The Issue of Habituation

Another challenge of visual cue reactivity neurofeedback is that repeated exposure to the same or similar visual stimulus will lead to a decrease of neural responses. Such effects have been well documented in brain imaging tasks using fMRI adaption or “repetition suppression” techniques, in which the reduction of BOLD responses associated with the repeated presentation of identical stimuli is used as a tool to characterize the neural representation of visual objects (Grill-Spector et al., 2006). Similar effects of neural adaptation can also occur in brain circuits involved in emotional processes. For instance, multiple presentations of threatening pictures will lead to a gradually weaker activation of the amygdala (Wright et al., 2001). In the present context of down-regulation of cue-induced BOLD activation patterns, it is thus crucial to control for such effects, as a gradual habituation effect over successive regulation blocks may be misinterpreted as reflecting successful regulation. In previous research such control measures have been implemented, for instance, by including a passive viewing condition (either within- or between-runs) where the same set of pictures and the feedback stimulus shown during regulation is repeated but participants are instructed not to regulate their brain responses (Brühl et al., 2014). Here, we took a similar approach by including “mirror” runs in the paradigm, in which participants were exposed to the same size sequence that was “produced” during a previous regulation block but instructed not to regulate target area activation.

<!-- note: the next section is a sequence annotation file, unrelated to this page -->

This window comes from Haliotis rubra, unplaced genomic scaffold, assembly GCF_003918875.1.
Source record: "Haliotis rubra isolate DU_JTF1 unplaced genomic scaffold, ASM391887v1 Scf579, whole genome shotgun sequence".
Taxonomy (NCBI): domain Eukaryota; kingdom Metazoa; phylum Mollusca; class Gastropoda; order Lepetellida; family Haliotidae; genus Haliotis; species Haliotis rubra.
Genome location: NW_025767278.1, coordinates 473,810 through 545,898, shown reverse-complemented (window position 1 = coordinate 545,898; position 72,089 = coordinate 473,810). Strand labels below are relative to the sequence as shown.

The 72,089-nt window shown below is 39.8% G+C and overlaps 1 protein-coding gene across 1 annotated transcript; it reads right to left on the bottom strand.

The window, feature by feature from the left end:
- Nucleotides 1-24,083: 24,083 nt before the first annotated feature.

Computational Translation and Response Range Adaptation of the BOLD Signal